06.10.2007 Category: Photoshop
Here I discuss digital photo processing in Adobe Camera Raw 4.0 and Adobe Photoshop CS3 Extended. I will discuss my typical digital photo processing techniques. Some people argue that one shouldn't process photos but instead leave them as they are. Let's talk about this for a while. Most digital cameras do digital image processing inside of the camera and the photo you see on the LCD display of your digital camera is already a photo which has been processed in several ways. So anyways, even if you wouldn't do any digital post processing, chances are that your digital photos have still been processed.
Picture 1. The photo above is non processed photo straight from the camera. The contrast of the scene is very high and therefore some areas of the photo appear too dark.
Personally I like to turn off all processing in my digital camera and do all the digital photo processing later with Adobe Photoshop. Picture 1 is an example of photo that has not been processed at all. Most of the time I shoot in raw format. Raw image has 12 or 14 bits of intensity information which provides flexible photo processing capabilities. Raw image lets you more accurately adjust highlight and shadow areas of the photograph. Since I shoot primarily in raw format, my digital workflow consists of two main parts:
Picture 2. The photo above has been processed with Exposure and Fill Light adjustments in Adobe Camera Raw 4.0. Now none of the highlights are clipped and the dark shadow areas have more light.
Picture 3. The photo above has been processed with Brightness and Contrast adjustments in Adobe Camera Raw 4.0. Now the photo is more alive.
Picture 4. The photo above has been processed with Saturation in Adobe Camera Raw 4.0. Now the yellow areas of the photo are just a little more colorful.
The scene in the photograph (picture 1) has a very high contrast which made it challenging to achieve a good exposure. In this case it looks like the highlights are clipped just a little and the darkest shadow areas appear almost black. These issues can be fixed by using the Exposure and Fill Light settings in Camera Raw.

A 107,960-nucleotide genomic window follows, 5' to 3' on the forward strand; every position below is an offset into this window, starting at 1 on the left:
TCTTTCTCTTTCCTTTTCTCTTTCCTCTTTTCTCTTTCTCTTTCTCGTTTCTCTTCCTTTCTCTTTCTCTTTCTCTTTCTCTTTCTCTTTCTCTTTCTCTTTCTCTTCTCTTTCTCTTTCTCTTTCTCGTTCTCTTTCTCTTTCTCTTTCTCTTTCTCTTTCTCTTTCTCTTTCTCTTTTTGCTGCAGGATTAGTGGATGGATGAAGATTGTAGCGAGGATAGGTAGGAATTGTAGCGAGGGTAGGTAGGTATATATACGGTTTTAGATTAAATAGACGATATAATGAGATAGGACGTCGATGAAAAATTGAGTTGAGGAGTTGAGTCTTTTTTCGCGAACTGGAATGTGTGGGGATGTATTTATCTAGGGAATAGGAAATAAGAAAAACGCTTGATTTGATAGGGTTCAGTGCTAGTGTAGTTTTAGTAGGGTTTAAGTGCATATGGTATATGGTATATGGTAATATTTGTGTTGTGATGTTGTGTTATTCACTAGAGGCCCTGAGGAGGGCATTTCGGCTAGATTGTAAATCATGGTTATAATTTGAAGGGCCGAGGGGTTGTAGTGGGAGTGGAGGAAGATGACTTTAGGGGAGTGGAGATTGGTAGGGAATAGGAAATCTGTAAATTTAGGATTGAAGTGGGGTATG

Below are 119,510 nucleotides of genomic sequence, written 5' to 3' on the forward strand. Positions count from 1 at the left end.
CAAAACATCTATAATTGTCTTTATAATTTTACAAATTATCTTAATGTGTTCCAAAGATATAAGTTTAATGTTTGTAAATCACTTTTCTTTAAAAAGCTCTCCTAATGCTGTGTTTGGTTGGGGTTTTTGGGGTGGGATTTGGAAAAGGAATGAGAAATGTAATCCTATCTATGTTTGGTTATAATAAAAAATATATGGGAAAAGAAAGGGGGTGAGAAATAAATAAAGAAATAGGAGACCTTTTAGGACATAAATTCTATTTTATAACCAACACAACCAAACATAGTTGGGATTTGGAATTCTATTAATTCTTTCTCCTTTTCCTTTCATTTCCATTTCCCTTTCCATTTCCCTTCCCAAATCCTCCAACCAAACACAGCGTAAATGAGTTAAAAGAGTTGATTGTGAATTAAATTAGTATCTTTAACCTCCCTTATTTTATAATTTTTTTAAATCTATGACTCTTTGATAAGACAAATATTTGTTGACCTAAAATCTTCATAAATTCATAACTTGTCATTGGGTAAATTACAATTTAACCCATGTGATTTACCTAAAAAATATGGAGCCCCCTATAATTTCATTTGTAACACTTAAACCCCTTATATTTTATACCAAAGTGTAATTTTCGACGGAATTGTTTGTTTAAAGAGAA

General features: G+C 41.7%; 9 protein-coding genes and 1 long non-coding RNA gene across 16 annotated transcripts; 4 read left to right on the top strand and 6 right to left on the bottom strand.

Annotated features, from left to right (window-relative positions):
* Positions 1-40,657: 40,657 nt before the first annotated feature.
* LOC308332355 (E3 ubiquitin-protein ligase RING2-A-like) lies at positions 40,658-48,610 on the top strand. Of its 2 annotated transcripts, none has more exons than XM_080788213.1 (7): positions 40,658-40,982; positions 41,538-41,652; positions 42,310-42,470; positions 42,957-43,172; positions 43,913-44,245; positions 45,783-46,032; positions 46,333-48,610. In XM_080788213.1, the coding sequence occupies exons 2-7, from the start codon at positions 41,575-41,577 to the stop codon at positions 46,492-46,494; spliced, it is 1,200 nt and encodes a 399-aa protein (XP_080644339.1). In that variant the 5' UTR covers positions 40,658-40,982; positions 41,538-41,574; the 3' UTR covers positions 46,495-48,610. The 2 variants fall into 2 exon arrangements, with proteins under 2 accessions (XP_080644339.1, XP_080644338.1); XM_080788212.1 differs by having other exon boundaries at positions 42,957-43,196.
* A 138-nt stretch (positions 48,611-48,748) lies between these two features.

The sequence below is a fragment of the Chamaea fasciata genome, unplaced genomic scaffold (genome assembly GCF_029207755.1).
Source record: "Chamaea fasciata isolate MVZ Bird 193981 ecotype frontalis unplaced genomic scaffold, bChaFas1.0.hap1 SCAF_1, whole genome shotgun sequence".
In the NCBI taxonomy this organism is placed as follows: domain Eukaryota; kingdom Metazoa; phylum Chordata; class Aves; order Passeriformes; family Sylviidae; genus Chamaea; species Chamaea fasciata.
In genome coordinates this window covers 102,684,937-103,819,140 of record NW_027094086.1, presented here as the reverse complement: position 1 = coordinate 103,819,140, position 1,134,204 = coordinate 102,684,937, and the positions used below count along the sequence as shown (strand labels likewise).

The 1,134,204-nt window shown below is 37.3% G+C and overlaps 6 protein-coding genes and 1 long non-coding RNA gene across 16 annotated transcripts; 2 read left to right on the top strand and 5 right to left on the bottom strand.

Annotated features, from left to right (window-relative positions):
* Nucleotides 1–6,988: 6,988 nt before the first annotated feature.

First I lower the exposure somewhat (-0,80) to bring out more details to the highlights in the clouds. The sky is a very important part of this photo so I have be careful to retain all the details there. Next I bring out the color in the dark areas of the photo by making major (60) adjustment in Fill Light. In picture 2 you can see the effect of these two adjustments.
At the moment the photo lacks brightness and contrast. I set the Brightness to be +70 and the Contrast to be +50 to make the photo more alive. After that I also change the Temperature just a little (5500) to make the colors slightly warmer. In picture 3 you can see the effect of these three adjustments.
At the moment I think the sky and forests look good but the hay could use a little more color. I click on the HSL / Greyscale tab and there furthermore I click on the Saturation tab. I change the saturation of the Yellows to be 50. I click on the Luminance tab and change the luminance of the Yellows to be 50. These are very slight changes and the effect of these can be seen in picture 4.
Picture 5. The final steps in my photo processing were sharpening and cropping of the photo.
I made a lot of changes in Adobe Camera Raw so there are only few things left to do in Photoshop.
In my opinion almost all non processed photos could benefit from a little sharpening. I think the best way to do sharpening is to use re-editable smart filter which is a new feature in Adobe Photoshop CS3. In order to use smart filters I must first convert the layer into a smart object (Filters > Convert to smart object). Now that the layer is a smart object I add the Unsharp Mask filter as a re-editable filter whose settings can be changed at any time. Since this photo is pretty sharp already I set the Amount to be 100% and let the rest of the settings intact.
I think that the composition of this photo can be enhanced by cropping it to a wider format. In my opinion there is unnecessary empty space in the bottom of the photo. Therefore I crop the photo to a wider format. In picture 5 you can see the sharpened and cropped photo.
Whenever the photo is going to be used in the Web one should do a few things first. The color space of the Web images should be sRGB. In my case the color space of the photo was Adobe RGB so I had to change it before using the photo in the Web (Edit > Convert to Profile...). If I wouldn't have changed the color space of the photograph the colors would have looked very different in a browser and in the Photoshop.
The color depth of my photo is 16 bit throughout the digital photo processing. However if I want to save the photo to a JPEG format I have to lower the color depth to 8 bit first. I could display 16 bit photo as PNG format in the Web but it makes no sense because the difference could not be seen and the file size of the 16 bit image would be unnecessarily large.